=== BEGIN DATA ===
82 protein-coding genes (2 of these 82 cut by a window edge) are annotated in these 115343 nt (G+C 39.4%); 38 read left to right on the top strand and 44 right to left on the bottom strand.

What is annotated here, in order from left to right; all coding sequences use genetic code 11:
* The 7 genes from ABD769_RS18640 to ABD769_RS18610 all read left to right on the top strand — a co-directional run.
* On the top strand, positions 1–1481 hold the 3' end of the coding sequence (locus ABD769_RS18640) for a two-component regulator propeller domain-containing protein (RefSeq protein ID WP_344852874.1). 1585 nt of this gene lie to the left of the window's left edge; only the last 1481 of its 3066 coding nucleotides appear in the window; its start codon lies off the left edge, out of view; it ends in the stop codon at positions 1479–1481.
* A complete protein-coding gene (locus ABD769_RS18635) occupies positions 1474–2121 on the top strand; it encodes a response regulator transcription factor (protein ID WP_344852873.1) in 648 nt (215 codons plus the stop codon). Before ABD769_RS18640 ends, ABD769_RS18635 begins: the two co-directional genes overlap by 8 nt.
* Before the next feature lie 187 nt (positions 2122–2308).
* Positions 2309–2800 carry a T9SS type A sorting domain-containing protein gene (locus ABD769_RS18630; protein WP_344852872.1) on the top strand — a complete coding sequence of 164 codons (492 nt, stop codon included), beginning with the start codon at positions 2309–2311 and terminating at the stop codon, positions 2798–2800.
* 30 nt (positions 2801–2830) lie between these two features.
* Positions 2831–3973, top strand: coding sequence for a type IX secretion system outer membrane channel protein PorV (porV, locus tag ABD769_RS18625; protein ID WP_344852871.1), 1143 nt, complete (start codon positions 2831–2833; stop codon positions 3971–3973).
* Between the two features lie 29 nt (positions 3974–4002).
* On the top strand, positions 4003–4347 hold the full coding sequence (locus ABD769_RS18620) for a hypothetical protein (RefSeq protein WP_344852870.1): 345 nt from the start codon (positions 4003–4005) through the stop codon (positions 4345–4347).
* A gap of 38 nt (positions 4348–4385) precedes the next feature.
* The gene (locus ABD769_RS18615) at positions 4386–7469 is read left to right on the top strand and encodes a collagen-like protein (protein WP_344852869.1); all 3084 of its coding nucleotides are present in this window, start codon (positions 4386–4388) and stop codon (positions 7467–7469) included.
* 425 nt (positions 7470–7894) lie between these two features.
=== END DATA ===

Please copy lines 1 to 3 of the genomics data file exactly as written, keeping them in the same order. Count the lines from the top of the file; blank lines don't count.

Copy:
82 protein-coding genes (2 of these 82 cut by a window edge) are annotated in these 115343 nt (G+C 39.4%); 38 read left to right on the top strand and 44 right to left on the bottom strand.

What is annotated here, in order from left to right; all coding sequences use genetic code 11:
* The 7 genes from ABD769_RS18640 to ABD769_RS18610 all read left to right on the top strand — a co-directional run.